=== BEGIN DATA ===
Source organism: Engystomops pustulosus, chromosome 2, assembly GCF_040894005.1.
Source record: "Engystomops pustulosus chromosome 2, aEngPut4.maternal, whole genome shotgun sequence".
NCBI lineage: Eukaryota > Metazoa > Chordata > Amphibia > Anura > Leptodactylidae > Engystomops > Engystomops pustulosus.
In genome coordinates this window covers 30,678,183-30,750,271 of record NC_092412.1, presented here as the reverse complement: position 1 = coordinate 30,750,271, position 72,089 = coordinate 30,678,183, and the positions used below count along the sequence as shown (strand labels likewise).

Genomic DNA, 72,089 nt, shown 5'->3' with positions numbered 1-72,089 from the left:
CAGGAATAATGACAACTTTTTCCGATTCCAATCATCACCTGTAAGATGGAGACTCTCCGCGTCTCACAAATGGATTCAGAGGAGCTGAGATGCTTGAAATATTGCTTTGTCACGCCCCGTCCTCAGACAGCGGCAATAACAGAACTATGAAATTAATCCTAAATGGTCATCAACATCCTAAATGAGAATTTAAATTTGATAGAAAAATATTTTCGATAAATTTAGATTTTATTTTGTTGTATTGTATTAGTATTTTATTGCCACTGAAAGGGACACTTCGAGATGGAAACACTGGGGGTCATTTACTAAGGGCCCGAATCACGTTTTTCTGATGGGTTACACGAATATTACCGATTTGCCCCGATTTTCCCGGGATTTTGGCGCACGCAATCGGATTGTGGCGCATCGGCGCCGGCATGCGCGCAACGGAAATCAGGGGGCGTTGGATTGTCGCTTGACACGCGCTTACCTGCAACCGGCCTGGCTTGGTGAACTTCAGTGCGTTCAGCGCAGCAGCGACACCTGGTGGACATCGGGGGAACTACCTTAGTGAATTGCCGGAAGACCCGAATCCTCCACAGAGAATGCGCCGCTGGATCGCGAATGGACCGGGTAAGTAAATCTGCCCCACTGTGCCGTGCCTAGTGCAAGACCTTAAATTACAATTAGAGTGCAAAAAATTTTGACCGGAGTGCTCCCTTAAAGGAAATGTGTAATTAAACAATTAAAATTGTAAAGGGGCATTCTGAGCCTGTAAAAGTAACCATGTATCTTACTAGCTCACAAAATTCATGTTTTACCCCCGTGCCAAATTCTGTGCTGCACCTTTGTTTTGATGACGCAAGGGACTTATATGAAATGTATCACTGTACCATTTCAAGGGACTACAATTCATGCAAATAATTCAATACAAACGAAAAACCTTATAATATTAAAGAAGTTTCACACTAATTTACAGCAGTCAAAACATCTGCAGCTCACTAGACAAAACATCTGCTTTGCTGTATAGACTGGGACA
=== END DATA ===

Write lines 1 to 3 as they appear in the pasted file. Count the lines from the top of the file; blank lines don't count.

Source organism: Engystomops pustulosus, chromosome 2, assembly GCF_040894005.1.
Source record: "Engystomops pustulosus chromosome 2, aEngPut4.maternal, whole genome shotgun sequence".
NCBI lineage: Eukaryota > Metazoa > Chordata > Amphibia > Anura > Leptodactylidae > Engystomops > Engystomops pustulosus.